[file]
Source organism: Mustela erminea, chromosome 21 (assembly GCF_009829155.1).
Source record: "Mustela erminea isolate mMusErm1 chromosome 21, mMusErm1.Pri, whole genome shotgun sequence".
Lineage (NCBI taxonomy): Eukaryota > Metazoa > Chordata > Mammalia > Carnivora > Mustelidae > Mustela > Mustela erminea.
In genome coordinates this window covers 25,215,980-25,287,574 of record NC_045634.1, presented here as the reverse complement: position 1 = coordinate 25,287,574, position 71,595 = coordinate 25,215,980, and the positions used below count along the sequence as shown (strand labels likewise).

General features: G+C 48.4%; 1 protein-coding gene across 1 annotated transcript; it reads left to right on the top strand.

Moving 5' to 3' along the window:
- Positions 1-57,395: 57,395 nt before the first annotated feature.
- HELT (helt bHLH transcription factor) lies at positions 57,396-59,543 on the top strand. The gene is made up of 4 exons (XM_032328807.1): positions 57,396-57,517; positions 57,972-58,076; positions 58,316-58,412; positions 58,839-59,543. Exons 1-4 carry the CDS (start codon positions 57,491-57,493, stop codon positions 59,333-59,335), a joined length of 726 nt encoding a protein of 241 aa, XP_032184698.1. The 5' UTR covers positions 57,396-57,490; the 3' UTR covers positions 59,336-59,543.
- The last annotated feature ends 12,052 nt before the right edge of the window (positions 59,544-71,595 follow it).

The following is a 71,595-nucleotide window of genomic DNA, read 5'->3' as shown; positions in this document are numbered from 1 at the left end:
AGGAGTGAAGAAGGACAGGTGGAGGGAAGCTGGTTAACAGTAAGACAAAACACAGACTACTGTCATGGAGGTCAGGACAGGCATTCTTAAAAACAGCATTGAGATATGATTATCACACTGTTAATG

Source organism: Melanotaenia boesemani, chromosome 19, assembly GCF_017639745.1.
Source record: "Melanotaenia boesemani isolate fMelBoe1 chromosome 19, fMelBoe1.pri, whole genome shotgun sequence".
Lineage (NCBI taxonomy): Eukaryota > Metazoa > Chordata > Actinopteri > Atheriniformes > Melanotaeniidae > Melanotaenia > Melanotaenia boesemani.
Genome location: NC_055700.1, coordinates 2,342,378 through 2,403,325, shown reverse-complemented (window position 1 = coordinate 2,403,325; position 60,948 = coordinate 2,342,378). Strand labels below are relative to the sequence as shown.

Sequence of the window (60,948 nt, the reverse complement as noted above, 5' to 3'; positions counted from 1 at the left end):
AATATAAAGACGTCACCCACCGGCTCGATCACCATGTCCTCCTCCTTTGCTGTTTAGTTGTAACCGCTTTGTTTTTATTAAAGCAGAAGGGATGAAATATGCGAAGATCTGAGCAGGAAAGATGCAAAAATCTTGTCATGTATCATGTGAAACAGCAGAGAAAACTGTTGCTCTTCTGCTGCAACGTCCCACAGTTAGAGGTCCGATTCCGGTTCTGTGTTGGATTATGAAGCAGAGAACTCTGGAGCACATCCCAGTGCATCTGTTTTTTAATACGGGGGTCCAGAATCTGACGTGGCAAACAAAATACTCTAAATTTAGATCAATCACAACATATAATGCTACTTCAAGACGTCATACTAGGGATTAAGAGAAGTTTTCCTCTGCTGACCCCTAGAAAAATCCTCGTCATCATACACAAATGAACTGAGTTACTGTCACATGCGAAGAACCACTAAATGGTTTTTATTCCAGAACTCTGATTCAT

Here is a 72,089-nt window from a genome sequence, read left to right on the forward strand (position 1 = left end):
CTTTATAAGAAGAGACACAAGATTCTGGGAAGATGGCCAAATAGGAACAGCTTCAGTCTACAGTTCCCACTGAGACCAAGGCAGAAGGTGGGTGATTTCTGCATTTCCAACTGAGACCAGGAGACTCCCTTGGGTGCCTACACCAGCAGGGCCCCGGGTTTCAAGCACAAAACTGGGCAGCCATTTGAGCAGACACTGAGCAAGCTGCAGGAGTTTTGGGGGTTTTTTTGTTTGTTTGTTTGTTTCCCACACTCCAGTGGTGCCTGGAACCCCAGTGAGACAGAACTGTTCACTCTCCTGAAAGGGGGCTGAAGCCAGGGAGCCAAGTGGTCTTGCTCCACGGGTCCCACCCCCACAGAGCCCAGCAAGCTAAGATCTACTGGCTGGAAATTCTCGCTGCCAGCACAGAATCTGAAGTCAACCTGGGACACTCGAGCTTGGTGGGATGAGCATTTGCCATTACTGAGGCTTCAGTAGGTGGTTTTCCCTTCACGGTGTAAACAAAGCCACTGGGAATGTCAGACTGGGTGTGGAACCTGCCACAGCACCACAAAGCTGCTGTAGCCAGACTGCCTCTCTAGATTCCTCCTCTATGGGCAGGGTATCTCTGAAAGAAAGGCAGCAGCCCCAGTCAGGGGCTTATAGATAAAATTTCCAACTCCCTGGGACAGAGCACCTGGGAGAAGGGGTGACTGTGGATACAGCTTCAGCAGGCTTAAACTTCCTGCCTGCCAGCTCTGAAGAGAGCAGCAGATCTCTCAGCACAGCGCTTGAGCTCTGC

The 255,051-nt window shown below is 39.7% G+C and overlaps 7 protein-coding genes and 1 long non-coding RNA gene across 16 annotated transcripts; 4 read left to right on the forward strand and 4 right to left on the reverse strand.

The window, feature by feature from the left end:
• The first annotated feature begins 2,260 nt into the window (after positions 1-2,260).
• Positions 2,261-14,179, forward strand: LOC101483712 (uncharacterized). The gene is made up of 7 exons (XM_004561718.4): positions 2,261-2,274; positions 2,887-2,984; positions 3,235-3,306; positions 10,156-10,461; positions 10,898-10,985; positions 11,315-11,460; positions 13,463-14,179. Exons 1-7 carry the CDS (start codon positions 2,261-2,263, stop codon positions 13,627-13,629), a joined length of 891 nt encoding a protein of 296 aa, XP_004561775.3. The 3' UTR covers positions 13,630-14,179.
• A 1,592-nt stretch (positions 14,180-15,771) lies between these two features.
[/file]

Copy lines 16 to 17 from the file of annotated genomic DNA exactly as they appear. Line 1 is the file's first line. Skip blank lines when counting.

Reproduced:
Sequence of the window (60,948 nt, the reverse complement as noted above, 5' to 3'; positions counted from 1 at the left end):
AATATAAAGACGTCACCCACCGGCTCGATCACCATGTCCTCCTCCTTTGCTGTTTAGTTGTAACCGCTTTGTTTTTATTAAAGCAGAAGGGATGAAATATGCGAAGATCTGAGCAGGAAAGATGCAAAAATCTTGTCATGTATCATGTGAAACAGCAGAGAAAACTGTTGCTCTTCTGCTGCAACGTCCCACAGTTAGAGGTCCGATTCCGGTTCTGTGTTGGATTATGAAGCAGAGAACTCTGGAGCACATCCCAGTGCATCTGTTTTTTAATACGGGGGTCCAGAATCTGACGTGGCAAACAAAATACTCTAAATTTAGATCAATCACAACATATAATGCTACTTCAAGACGTCATACTAGGGATTAAGAGAAGTTTTCCTCTGCTGACCCCTAGAAAAATCCTCGTCATCATACACAAATGAACTGAGTTACTGTCACATGCGAAGAACCACTAAATGGTTTTTATTCCAGAACTCTGATTCAT